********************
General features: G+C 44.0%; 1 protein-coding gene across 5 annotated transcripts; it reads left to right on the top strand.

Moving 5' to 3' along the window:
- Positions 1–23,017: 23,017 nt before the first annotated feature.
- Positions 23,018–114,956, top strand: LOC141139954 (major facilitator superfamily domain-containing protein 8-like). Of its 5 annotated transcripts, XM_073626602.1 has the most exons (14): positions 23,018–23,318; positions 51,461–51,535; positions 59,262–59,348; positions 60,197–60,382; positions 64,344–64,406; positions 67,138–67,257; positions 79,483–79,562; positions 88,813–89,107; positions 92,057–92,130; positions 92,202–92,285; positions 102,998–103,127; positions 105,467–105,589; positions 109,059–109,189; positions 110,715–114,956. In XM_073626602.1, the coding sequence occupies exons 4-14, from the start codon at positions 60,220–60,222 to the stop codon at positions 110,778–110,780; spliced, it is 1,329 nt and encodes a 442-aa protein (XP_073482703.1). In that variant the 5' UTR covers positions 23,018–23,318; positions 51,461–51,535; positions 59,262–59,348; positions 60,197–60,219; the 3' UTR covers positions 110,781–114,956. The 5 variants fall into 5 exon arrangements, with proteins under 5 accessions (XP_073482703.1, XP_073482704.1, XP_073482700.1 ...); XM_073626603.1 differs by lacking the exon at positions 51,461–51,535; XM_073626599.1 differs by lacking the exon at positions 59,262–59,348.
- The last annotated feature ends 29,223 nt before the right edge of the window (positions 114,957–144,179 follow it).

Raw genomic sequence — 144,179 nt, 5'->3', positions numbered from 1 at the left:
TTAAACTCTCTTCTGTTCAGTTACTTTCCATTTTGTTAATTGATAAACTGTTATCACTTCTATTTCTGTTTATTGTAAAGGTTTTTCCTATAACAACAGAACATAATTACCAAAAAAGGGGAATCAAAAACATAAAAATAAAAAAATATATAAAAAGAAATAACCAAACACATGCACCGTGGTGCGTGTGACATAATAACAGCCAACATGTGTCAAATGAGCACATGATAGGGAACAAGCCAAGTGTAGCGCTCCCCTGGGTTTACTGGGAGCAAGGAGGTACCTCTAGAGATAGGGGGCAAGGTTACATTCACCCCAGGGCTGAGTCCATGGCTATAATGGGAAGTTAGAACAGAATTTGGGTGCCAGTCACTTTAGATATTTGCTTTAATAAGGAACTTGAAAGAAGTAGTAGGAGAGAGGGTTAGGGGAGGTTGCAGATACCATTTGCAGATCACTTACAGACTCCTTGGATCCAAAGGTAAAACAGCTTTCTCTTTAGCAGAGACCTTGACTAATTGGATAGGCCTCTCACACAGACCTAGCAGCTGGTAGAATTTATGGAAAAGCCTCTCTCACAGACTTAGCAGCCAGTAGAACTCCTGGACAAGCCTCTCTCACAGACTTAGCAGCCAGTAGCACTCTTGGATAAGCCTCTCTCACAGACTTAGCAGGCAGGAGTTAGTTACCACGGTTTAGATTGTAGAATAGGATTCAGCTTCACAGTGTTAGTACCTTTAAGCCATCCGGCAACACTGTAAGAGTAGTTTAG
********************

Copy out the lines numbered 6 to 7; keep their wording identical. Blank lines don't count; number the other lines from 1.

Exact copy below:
Raw genomic sequence — 144,179 nt, 5'->3', positions numbered from 1 at the left:
TTAAACTCTCTTCTGTTCAGTTACTTTCCATTTTGTTAATTGATAAACTGTTATCACTTCTATTTCTGTTTATTGTAAAGGTTTTTCCTATAACAACAGAACATAATTACCAAAAAAGGGGAATCAAAAACATAAAAATAAAAAAATATATAAAAAGAAATAACCAAACACATGCACCGTGGTGCGTGTGACATAATAACAGCCAACATGTGTCAAATGAGCACATGATAGGGAACAAGCCAAGTGTAGCGCTCCCCTGGGTTTACTGGGAGCAAGGAGGTACCTCTAGAGATAGGGGGCAAGGTTACATTCACCCCAGGGCTGAGTCCATGGCTATAATGGGAAGTTAGAACAGAATTTGGGTGCCAGTCACTTTAGATATTTGCTTTAATAAGGAACTTGAAAGAAGTAGTAGGAGAGAGGGTTAGGGGAGGTTGCAGATACCATTTGCAGATCACTTACAGACTCCTTGGATCCAAAGGTAAAACAGCTTTCTCTTTAGCAGAGACCTTGACTAATTGGATAGGCCTCTCACACAGACCTAGCAGCTGGTAGAATTTATGGAAAAGCCTCTCTCACAGACTTAGCAGCCAGTAGAACTCCTGGACAAGCCTCTCTCACAGACTTAGCAGCCAGTAGCACTCTTGGATAAGCCTCTCTCACAGACTTAGCAGGCAGGAGTTAGTTACCACGGTTTAGATTGTAGAATAGGATTCAGCTTCACAGTGTTAGTACCTTTAAGCCATCCGGCAACACTGTAAGAGTAGTTTAG